I don’t see that dramatic recalibration happening in the way the media has envisioned it this week. I hold out hope that the justices recognize the magnitude of what is in front of them and will reach a far more nuanced opinion than what’s been presented in simple flow-charts on blogs and in newspapers. They might bite their tongues and avoid an overly sweeping ruling, or they might actually want to hand down a narrower one. But the possibility that the conservative wing is ready to radically shift (hell, blow up) decades of legal and cultural precedent should be astounding, not the odds-on favorite to occur.
Why? Because a major element of the Court’s DNA has always recognized the need to thoughtfully protect its long-term legitimacy. In addition to precedent, public opinion and the justice’s own beliefs undeniably influence how they choose to protect it. At a 2011 talk at University of Chicago, Justice Sonia Sotomayor claimed that “On the vast majority of cases, I bet we’re right with” the public. On an issue as consequential and popularly followed as health care, it follows that the justices would want to be at least broadly with the public.
But a recent Pew Research study suggests that no one is going to be truly pleased with any simple decision SCOTUS reaches. 44 percent say that they will be happy if the whole law is just thrown out. 40 percent say they will be pleased if the individual mandate is tossed. 39 percent said they would be happy if the whole law was upheld. In short: there is no public consensus on one of the flow-chart options.. These numbers project the court should avoid a clear and dramatic decision and instead try to thread the needle. They indicate that it is still possible that the Court will try to strike the law or the mandate with an eye out for “contemporary imponderables”, the specifics of this situation, once referenced by Justice Robert Jackson.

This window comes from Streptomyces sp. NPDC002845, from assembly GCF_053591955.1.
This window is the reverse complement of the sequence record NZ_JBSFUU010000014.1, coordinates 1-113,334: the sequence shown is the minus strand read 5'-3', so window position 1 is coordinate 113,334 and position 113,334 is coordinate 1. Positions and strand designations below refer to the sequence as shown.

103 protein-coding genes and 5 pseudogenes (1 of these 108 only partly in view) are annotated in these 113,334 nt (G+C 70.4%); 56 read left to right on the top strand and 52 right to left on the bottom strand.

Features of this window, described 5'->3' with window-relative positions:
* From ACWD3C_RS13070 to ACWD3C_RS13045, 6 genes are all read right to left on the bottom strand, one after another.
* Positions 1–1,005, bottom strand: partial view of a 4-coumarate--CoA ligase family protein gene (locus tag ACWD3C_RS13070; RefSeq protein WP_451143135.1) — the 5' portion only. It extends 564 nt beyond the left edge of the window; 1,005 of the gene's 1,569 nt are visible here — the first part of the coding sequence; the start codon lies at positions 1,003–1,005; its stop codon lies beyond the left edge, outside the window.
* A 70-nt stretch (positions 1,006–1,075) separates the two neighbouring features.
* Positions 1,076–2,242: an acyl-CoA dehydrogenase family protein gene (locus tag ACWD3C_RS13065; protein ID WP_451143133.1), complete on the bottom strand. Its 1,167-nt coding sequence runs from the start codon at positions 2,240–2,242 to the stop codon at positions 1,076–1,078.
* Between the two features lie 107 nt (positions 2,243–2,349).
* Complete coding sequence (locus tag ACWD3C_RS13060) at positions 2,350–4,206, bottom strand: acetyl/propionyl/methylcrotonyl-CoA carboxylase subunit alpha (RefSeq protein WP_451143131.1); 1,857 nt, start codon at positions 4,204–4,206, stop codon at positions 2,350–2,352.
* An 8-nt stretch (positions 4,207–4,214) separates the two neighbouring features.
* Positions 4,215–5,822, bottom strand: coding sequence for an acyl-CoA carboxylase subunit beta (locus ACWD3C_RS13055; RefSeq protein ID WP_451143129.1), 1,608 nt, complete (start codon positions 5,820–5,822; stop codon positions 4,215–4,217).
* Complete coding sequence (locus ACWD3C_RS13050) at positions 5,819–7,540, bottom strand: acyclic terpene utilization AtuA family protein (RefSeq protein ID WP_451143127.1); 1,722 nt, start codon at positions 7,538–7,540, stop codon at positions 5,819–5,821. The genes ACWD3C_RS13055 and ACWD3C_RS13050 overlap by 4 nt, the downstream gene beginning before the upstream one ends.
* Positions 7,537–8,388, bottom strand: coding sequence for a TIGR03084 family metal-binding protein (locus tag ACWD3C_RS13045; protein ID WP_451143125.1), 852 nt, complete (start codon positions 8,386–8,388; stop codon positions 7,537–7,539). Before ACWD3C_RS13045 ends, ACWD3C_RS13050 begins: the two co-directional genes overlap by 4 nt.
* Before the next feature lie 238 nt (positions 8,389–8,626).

Plenty of historical precedent exists to show the more triangulating, forward thinking side of the Supreme Court. Youngstown Sheet and Tube Co. v Sawyer is a prime example of the court’s ability to hand down a clear, consequential judgement on a contemporary issue that is restrained by concurrences and other qualifications. Justice Jackson’s concurrence agreed that President Harry Truman had acted unconstitutionally, but established clear pathways for related exercises of executive power down the road under different circumstances. Recent affirmative action cases Grutter v. Bollinger and Gratz v. Bollinger show a similar attempt to navigate complex modern issues without dictating pure ideology from the bench.
If it must find the law unconstitutional, hopefully the Court takes the path of least resistance and trims the law via legal justifications that happen not to fit within a Twitter post,. A decision like this would likely be less concisely impacting than Marbury, Lochner etc. But nonetheless it remains the most likely result– the Court will take apart elements of the law, it may even strike the mandate, but it will do so in a way that checks or fails to achieve a radically conservative dismantling of the commerce clause generally.